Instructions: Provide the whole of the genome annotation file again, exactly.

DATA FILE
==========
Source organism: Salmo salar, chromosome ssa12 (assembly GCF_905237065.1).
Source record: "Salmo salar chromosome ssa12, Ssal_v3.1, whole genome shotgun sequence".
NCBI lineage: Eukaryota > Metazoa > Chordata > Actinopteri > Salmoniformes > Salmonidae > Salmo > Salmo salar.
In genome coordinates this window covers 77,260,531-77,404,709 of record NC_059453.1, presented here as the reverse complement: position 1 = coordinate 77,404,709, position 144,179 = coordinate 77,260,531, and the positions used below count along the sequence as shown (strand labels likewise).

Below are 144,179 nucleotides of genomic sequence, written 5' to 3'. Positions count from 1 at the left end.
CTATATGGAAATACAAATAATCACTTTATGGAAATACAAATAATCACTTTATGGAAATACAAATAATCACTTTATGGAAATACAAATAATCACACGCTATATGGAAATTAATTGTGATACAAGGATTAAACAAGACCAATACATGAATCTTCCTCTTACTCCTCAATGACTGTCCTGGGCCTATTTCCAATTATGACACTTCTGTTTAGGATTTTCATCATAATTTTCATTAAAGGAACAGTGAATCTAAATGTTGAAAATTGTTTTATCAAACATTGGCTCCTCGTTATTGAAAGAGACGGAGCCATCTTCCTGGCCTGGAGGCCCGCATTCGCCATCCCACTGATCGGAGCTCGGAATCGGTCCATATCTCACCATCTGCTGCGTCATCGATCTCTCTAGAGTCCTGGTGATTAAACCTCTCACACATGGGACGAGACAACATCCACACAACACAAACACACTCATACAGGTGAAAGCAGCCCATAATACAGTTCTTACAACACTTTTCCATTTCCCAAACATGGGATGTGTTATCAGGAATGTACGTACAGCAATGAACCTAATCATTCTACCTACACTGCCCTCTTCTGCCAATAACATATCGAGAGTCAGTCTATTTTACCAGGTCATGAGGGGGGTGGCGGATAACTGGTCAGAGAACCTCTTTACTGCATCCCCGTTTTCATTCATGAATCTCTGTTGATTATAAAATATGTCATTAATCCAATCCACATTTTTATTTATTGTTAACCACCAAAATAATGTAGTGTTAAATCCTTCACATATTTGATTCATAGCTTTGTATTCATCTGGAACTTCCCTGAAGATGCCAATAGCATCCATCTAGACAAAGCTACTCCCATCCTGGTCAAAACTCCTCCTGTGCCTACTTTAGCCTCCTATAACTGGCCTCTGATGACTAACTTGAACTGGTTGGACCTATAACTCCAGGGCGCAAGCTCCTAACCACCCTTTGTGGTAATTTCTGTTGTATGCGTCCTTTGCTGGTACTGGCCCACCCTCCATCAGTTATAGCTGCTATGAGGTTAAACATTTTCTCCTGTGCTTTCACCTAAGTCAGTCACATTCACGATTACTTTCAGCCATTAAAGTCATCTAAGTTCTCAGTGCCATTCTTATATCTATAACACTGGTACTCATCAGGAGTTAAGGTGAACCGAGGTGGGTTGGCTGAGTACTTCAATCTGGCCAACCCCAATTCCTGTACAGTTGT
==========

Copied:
Source organism: Salmo salar, chromosome ssa12 (assembly GCF_905237065.1).
Source record: "Salmo salar chromosome ssa12, Ssal_v3.1, whole genome shotgun sequence".
NCBI lineage: Eukaryota > Metazoa > Chordata > Actinopteri > Salmoniformes > Salmonidae > Salmo > Salmo salar.
In genome coordinates this window covers 77,260,531-77,404,709 of record NC_059453.1, presented here as the reverse complement: position 1 = coordinate 77,404,709, position 144,179 = coordinate 77,260,531, and the positions used below count along the sequence as shown (strand labels likewise).

Below are 144,179 nucleotides of genomic sequence, written 5' to 3'. Positions count from 1 at the left end.
CTATATGGAAATACAAATAATCACTTTATGGAAATACAAATAATCACTTTATGGAAATACAAATAATCACTTTATGGAAATACAAATAATCACACGCTATATGGAAATTAATTGTGATACAAGGATTAAACAAGACCAATACATGAATCTTCCTCTTACTCCTCAATGACTGTCCTGGGCCTATTTCCAATTATGACACTTCTGTTTAGGATTTTCATCATAATTTTCATTAAAGGAACAGTGAATCTAAATGTTGAAAATTGTTTTATCAAACATTGGCTCCTCGTTATTGAAAGAGACGGAGCCATCTTCCTGGCCTGGAGGCCCGCATTCGCCATCCCACTGATCGGAGCTCGGAATCGGTCCATATCTCACCATCTGCTGCGTCATCGATCTCTCTAGAGTCCTGGTGATTAAACCTCTCACACATGGGACGAGACAACATCCACACAACACAAACACACTCATACAGGTGAAAGCAGCCCATAATACAGTTCTTACAACACTTTTCCATTTCCCAAACATGGGATGTGTTATCAGGAATGTACGTACAGCAATGAACCTAATCATTCTACCTACACTGCCCTCTTCTGCCAATAACATATCGAGAGTCAGTCTATTTTACCAGGTCATGAGGGGGGTGGCGGATAACTGGTCAGAGAACCTCTTTACTGCATCCCCGTTTTCATTCATGAATCTCTGTTGATTATAAAATATGTCATTAATCCAATCCACATTTTTATTTATTGTTAACCACCAAAATAATGTAGTGTTAAATCCTTCACATATTTGATTCATAGCTTTGTATTCATCTGGAACTTCCCTGAAGATGCCAATAGCATCCATCTAGACAAAGCTACTCCCATCCTGGTCAAAACTCCTCCTGTGCCTACTTTAGCCTCCTATAACTGGCCTCTGATGACTAACTTGAACTGGTTGGACCTATAACTCCAGGGCGCAAGCTCCTAACCACCCTTTGTGGTAATTTCTGTTGTATGCGTCCTTTGCTGGTACTGGCCCACCCTCCATCAGTTATAGCTGCTATGAGGTTAAACATTTTCTCCTGTGCTTTCACCTAAGTCAGTCACATTCACGATTACTTTCAGCCATTAAAGTCATCTAAGTTCTCAGTGCCATTCTTATATCTATAACACTGGTACTCATCAGGAGTTAAGGTGAACCGAGGTGGGTTGGCTGAGTACTTCAATCTGGCCAACCCCAATTCCTGTACAGTTGT